- Hard drive: 320 GB 5400 rpm SATA standard; 7200 rpm SATA drive and 128 GB and 256 GB SSDs optional
- optical drive: 8x dual-layer SuperDrive writes DVD±R at up to 8x, DVD±RW at up to 4x; reads DVDs at 8x (double-layer at 6x), writes CD-R at 24x, writes CD-RW at 10x, reads CDs at 24x
- floppy drive: external USB only
- expansions bays: none
- USB: 3 USB 2.0 ports, only 1 high-powered device device allowed
- FireWire: 1 FW800 port (no FW400 port)
- drive bus: SATA 2 (3.0 Mbps)
- IR port: none
- IR receiver: supports Apple Remote
- Ethernet: 10/100/gigabit
- Modem: optional v.92 56k external USB modem
- WiFi: 802.11n AirPort Extreme built in
- Bluetooth: BT 2.1 built in
- ExpressCard/34: 1 slot
- size: 10.51 x 15.47 x 0.98″ (267 x 393 x 25 mm)
- Weight: 6.6 pounds (2.99 kg)
- Low End Mac’s Compleat Guide to the 17″ MacBook Pro, Dan Bashur, 2014.02.16
- The June 2009 17″ MacBook Pro value equation, Dan Knight, Mac Musings, 2009.06.11. The new model is a bit faster, but are older models better values?
- The 17″ Unibody MacBook Pro value equation, Dan Knight, Mac Musings, 2009.01.07. The new model is a bit faster, a bit smaller, a bit lighter, and has an incredible 8-hour battery life.
- The 64-bitness of Mac OS X 10.6 Snow Leopard, Dan Knight, Mac Musings, 2009.08.19. Although Apple is promoting Snow Leopard as a fully 64-bit operating system, it defaults to running in 32-bit mode.
- The Road Ahead: 64-bit Computing, Dan Knight, Mac Musings, 2009.08.19. Personal computers started with 8-bit CPUs, Macs started out with a 24-bit operating system, and 32-bit computing is starting to give way to 64 bits.
- Protect your notebook against loss, theft, data loss, and security breaches, Charles W Moore, ‘Book Value, 2009.08.25. 10 percent of laptops are lost or stolen every year. Tips on preventing theft, securing your data, and recovering from a lost, stolen, or broken notebook.
- OS X 10.6 requirements, why Apple owns the high end, when to upgrade your Mac, and more, Mac News Review, 2009.08.14. Also Microsoft Word patent infringement, BackPack shelf for iMac and Cinema Displays, two updated Bible study programs, and more.
- OS X 10.6 Snow Leopard for $29, run Windows on your Mac for Free, Update Breaks Office 2008, and more, Mac News Review, 2009.08.07. Also getting your Mac ready for Snow Leopard, Time Capsule doubles capacity, Picasa 3 for Mac, Bodega Mac app store, and more.
- Optimized Software Builds Bring Out the Best in Your Mac, Dan Knight, Low End Mac’s Online Tech Journal, 2009.06.30. Applications compiled for your Mac’s CPU can load more quickly and run faster than ones compiled for universal use.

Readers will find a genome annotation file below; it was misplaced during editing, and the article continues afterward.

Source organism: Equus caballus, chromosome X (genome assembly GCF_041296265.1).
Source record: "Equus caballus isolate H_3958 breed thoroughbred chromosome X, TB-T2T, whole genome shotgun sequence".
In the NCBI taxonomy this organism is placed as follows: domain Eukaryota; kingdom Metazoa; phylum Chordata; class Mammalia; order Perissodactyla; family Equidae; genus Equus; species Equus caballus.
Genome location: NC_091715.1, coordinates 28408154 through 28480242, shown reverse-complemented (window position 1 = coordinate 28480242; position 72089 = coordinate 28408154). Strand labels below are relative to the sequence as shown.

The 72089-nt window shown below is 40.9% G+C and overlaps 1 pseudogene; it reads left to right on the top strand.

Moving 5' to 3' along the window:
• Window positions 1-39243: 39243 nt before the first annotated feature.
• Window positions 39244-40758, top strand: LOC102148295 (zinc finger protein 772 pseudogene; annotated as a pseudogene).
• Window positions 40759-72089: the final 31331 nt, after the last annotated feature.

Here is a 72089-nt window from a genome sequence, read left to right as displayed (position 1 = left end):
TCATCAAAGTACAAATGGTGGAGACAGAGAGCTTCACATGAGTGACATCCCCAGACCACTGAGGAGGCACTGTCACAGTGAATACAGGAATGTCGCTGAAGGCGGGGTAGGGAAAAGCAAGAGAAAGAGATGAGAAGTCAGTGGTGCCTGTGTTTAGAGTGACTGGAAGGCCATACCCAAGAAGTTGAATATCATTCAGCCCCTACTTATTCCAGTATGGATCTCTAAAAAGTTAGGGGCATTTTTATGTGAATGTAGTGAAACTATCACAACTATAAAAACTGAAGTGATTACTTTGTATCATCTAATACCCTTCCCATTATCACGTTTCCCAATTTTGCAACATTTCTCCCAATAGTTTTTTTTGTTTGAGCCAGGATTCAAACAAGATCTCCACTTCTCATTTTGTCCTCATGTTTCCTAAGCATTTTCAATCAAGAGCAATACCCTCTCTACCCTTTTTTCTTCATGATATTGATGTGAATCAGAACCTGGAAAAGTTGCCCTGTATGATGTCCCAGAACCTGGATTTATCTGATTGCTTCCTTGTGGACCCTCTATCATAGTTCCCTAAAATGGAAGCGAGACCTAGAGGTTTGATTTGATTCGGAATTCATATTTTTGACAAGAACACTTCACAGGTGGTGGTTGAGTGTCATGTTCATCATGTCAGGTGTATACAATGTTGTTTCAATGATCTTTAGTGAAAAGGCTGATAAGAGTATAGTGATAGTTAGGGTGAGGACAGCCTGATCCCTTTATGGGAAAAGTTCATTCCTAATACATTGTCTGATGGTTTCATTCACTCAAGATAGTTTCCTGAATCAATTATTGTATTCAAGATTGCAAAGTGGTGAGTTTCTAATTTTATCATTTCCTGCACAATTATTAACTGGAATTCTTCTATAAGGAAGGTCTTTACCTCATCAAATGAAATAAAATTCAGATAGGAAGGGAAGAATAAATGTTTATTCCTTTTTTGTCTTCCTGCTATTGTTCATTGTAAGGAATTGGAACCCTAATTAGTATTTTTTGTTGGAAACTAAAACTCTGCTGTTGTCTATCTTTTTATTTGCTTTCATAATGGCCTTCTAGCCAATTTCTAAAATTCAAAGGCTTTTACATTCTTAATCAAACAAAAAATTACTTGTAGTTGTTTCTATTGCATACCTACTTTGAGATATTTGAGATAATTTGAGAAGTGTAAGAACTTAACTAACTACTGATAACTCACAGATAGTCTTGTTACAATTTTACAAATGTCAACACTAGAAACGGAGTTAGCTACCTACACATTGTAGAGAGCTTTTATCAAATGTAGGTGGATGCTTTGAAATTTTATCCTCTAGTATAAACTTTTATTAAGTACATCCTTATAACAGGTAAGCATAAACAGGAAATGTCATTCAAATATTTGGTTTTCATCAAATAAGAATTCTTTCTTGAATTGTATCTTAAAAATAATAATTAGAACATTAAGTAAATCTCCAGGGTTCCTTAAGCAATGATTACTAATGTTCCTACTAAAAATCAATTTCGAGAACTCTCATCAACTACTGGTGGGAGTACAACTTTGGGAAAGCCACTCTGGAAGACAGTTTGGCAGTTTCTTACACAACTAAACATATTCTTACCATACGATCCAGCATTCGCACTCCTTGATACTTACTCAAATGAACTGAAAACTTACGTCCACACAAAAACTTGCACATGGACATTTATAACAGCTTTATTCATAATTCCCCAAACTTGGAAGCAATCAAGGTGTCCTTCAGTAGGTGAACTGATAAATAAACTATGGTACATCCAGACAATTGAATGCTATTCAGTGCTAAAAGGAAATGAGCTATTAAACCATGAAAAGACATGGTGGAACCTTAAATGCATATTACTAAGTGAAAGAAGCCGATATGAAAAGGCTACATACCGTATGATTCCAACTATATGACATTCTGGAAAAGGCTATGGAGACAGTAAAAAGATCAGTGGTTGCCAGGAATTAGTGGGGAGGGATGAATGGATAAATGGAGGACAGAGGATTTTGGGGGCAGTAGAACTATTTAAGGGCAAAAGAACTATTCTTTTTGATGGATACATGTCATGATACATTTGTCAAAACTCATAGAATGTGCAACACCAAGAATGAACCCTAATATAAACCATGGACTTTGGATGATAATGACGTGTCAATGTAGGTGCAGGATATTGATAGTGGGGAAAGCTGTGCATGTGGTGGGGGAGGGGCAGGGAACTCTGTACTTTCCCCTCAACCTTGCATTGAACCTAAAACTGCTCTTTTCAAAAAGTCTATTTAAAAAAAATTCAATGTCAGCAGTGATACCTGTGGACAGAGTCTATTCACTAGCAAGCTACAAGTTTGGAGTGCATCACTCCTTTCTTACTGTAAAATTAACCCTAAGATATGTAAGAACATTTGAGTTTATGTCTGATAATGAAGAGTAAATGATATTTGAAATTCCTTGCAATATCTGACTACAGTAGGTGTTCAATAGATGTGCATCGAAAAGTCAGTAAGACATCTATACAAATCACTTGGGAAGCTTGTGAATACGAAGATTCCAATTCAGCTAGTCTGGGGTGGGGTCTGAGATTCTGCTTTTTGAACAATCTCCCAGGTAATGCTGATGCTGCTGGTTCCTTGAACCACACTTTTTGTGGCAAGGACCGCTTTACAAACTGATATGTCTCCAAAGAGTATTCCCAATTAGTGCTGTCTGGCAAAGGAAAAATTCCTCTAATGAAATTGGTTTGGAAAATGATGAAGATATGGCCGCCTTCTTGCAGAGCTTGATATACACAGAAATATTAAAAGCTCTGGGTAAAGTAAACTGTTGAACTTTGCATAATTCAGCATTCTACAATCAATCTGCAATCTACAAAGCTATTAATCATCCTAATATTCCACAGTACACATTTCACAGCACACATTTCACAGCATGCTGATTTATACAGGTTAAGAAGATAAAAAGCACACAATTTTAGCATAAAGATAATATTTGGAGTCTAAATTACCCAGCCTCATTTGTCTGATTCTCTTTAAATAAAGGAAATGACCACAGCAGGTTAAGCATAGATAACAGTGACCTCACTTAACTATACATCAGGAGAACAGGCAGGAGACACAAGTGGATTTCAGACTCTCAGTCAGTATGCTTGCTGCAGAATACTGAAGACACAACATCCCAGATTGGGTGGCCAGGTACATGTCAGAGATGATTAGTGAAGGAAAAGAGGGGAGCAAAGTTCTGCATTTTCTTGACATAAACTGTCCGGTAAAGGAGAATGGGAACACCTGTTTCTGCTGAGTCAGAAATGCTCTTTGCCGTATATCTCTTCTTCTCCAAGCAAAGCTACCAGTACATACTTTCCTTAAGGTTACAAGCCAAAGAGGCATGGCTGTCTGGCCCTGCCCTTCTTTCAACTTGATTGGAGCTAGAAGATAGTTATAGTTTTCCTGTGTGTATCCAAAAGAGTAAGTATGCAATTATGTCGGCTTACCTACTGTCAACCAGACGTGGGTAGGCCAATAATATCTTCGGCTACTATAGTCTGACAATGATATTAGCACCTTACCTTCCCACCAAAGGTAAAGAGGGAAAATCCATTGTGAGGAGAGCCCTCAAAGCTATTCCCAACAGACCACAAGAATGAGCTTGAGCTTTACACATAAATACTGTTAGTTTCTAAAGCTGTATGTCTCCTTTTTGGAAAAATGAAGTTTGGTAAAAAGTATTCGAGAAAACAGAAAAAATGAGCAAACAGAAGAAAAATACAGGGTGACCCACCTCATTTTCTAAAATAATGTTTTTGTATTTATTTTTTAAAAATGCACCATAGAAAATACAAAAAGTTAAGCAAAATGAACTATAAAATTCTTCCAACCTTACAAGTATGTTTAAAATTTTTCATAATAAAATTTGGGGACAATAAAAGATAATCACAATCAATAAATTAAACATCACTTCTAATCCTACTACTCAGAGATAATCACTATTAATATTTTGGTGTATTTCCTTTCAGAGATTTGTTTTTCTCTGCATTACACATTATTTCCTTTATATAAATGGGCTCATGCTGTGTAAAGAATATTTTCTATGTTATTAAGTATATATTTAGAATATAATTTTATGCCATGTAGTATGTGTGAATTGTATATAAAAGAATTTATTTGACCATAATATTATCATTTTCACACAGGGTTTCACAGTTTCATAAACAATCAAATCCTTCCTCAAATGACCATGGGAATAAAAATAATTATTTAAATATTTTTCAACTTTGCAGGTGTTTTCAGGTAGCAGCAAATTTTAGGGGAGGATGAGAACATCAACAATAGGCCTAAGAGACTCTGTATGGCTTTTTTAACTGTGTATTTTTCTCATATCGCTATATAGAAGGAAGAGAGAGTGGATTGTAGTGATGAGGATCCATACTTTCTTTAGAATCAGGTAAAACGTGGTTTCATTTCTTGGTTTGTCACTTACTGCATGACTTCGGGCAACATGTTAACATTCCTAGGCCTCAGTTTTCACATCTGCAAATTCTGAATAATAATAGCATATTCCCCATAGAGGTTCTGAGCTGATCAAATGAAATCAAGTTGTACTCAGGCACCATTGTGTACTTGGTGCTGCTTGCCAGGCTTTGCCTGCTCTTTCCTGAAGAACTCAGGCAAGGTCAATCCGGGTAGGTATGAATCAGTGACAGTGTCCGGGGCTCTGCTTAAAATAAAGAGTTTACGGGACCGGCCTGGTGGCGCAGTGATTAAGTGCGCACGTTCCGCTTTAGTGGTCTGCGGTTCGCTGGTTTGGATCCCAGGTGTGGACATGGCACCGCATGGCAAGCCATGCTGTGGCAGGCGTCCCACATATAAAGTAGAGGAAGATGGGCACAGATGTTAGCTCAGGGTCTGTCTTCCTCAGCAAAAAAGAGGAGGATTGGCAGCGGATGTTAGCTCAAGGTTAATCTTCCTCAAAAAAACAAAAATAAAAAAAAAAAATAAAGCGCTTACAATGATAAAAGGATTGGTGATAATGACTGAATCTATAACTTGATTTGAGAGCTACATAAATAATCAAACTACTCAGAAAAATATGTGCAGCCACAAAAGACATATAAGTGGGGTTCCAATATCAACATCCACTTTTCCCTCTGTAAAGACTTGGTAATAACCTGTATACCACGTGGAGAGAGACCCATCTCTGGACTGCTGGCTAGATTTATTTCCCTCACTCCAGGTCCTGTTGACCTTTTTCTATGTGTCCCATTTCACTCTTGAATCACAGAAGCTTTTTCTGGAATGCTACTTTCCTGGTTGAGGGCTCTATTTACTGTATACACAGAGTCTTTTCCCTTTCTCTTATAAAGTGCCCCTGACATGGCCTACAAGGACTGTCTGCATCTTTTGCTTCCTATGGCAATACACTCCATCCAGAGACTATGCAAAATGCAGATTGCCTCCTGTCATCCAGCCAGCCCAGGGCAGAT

- Intel’s promise fulfilled: More processing power per processor cycle, Dan Knight, Mac Musings, 2009.06.30. Apple promised improved CPU efficiencies when it announced the move to Intel in 2005. Three years of MacBooks show the progress.
- Low End Mac’s Safe Sleep FAQ, Dan Knight, Online Tech Journal, 2009.06.15. What is Safe Sleep mode? Which Macs support it? How can you enable or disable it? And more.
- The Safe Sleep Mailbag, Charles W Moore, Miscellaneous Ramblings, 2009.06.15. Safe Sleep mode is enabled by default on modern MacBooks. How it works, and how to change how it works.
- MacBook White updated, DIY Mac tablet, danger of ‘Safe Sleep’, $350 80 GB SSD kit, and more, The ‘Book Review, 2009.05.29. Also Apple tablet ‘confirmed’, 3G and lower cost MacBook Air models rumored, 500 GB bus powered hard drive, Mini DisplayPort adapters, bargain ‘Books from $179 to $2,299, and more.
- Hackintosh Dell Mini worth it?, smallest external notebook drive, troubleshooting your ‘Book, and more, The ‘Book Review, 2009.05.26. Also Apple’s ‘student rugged’ netbook from 1997, reviving a ‘Book that won’t power up, some trackpad options missing on 10.5.7, bargain ‘Books from $179 to $2,290, and more.
- Mac ‘Book Power Management Adventures, Charles W Moore, ‘Book Value, 2009.05.19. If your ‘Book won’t power up, shuts down while your working, or has other power issues, resetting its internal power manager may clear things up.
- New education iMac, first third-party Mini DisplayPort monitors, 8x Blu-ray for Mac, and more, Mac News Review, 2009.04.17. Also giving the iMac a matte display, when to reset PRAM, dissecting an eMac, cloud computing for the Mac, and more.
- Can a MacBook replace a 12″ PowerBook?, safe wakeup for MacBooks, battery tips, and more, The ‘Book Review, 2009.04.10. Also one Mac user goes Windows, MacBook Pro keyboard and trackpad issues, Snow White on a MacBook, wireless USB, bargain ‘Books from $170 to $2,999, and more.
- CPU for MacBook Air reaches 2.13 GHz, 17″ MacBook Pro overpriced?, Laptop Flip Stand, and more, The ‘Book Review, 2009.04.03. Also troubleshooting your MacBook, iBook updates can be a challenge, better lithium-ion batteries coming, bargain ‘Books from $170 to $2,999, and more.